Policy and Teaching English to Palestinian Schoolchildren in Israel: An Ecological Perspective to Language Education Polices

Muhammad Amara

During the British Mandate between 1922-1948 in Palestine, most Palestinian schools used Arabic, and English was used also as a language of instruction in the high schools. However, Hebrew was not taught in Palestinian schools.
When the State of Israel was established in 1948, the linguistic repertoire of the Palestinian citizens of Israel became progressively more complex and diverse, and the status of the languages in it changed. Hebrew and Arabic became the two official languages of the state, and English took on the status of a foreign language. Today, Arabic is the language of instruction in Palestinian schools in Israel. Hebrew is learned as a second language by all the Palestinian pupils from the third grade on. English is then added on, a third language for the Arabic speaking pupils, or a fourth considering the spoken language used as the home language and for on-going communicative needs.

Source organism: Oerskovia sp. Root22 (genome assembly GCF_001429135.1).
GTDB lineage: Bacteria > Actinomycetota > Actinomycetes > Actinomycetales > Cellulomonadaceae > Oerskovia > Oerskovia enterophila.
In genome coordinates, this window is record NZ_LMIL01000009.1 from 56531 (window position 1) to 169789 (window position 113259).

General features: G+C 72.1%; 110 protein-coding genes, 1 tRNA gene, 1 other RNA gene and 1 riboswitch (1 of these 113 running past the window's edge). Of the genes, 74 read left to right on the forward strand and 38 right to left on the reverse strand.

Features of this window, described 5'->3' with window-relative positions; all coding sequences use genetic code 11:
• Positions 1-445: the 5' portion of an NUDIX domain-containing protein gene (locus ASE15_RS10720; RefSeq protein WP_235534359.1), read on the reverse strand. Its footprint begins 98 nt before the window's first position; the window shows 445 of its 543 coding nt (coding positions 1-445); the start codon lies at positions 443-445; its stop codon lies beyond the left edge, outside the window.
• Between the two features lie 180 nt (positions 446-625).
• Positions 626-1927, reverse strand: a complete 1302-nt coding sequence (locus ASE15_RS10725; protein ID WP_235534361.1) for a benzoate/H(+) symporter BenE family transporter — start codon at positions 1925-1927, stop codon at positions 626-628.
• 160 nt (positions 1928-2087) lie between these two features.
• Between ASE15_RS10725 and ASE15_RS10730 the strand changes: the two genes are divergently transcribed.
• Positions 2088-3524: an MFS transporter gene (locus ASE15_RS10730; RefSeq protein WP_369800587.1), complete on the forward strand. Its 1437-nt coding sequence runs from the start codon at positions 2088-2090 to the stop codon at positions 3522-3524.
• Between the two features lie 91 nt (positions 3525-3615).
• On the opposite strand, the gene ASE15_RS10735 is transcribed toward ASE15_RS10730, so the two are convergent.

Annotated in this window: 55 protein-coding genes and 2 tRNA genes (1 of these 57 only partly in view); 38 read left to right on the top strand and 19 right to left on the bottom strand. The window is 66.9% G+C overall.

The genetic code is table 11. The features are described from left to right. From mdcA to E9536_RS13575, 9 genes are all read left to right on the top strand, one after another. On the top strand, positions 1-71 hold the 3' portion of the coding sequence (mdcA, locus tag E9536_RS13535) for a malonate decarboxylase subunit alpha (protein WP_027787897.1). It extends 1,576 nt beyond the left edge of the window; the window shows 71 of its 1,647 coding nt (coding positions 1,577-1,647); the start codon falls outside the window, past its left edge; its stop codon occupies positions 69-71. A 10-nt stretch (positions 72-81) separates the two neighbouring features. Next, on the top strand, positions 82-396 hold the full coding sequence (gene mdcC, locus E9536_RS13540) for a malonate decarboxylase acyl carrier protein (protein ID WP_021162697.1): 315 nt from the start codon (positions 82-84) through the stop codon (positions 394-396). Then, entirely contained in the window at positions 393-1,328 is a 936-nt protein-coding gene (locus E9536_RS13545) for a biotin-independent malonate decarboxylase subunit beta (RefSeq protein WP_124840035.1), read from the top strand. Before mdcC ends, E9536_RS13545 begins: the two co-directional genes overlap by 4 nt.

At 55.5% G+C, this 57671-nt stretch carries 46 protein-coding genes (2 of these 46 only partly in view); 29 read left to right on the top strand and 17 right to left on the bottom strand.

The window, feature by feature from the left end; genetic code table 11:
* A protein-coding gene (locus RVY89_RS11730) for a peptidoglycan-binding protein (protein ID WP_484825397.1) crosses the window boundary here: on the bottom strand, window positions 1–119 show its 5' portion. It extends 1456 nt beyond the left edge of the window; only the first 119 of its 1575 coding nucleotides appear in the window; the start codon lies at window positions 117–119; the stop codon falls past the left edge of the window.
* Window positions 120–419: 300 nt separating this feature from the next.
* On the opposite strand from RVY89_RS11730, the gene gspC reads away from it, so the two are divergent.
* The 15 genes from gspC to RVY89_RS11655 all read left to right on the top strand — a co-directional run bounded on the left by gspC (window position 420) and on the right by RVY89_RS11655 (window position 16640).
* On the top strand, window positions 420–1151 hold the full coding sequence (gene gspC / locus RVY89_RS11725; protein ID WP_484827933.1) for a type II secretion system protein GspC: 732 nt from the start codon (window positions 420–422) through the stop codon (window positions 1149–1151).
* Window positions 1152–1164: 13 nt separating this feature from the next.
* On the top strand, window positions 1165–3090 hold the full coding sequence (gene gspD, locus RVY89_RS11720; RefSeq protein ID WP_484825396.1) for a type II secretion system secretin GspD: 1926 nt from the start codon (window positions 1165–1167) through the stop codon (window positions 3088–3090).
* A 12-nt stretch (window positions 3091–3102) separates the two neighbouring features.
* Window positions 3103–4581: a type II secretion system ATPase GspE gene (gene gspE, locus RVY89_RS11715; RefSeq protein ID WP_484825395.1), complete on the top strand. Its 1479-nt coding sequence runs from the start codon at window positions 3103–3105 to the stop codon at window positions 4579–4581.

Palestinian language education serves different purposes: Arabic is the language of personal, cultural and national identity of the Palestinian pupil; Hebrew is an important language for social mobility, for higher education, and for shared citizenship; English is a global language, and a window on the wider world.
English is as important to Israeli Palestinians as to other Israelis because of its status as the international language of science, technology, commerce and communications and its usefulness in the touristic area. Many English words have been borrowed into Arabic by way of Hebrew. There is no distinct English curriculum for the Palestinian students, and they study it like other Israelis in all streams of the Hebrew education.
This paper will deal policy and teaching English to Palestinian schoolchildren in Israel, examining the new English curriculum, textbooks, and achievements. We will relate these issues to the Palestinian complex linguistic repertoire, the Israeli context, and English as a global language, drawing on an ecological perspective to language education policies.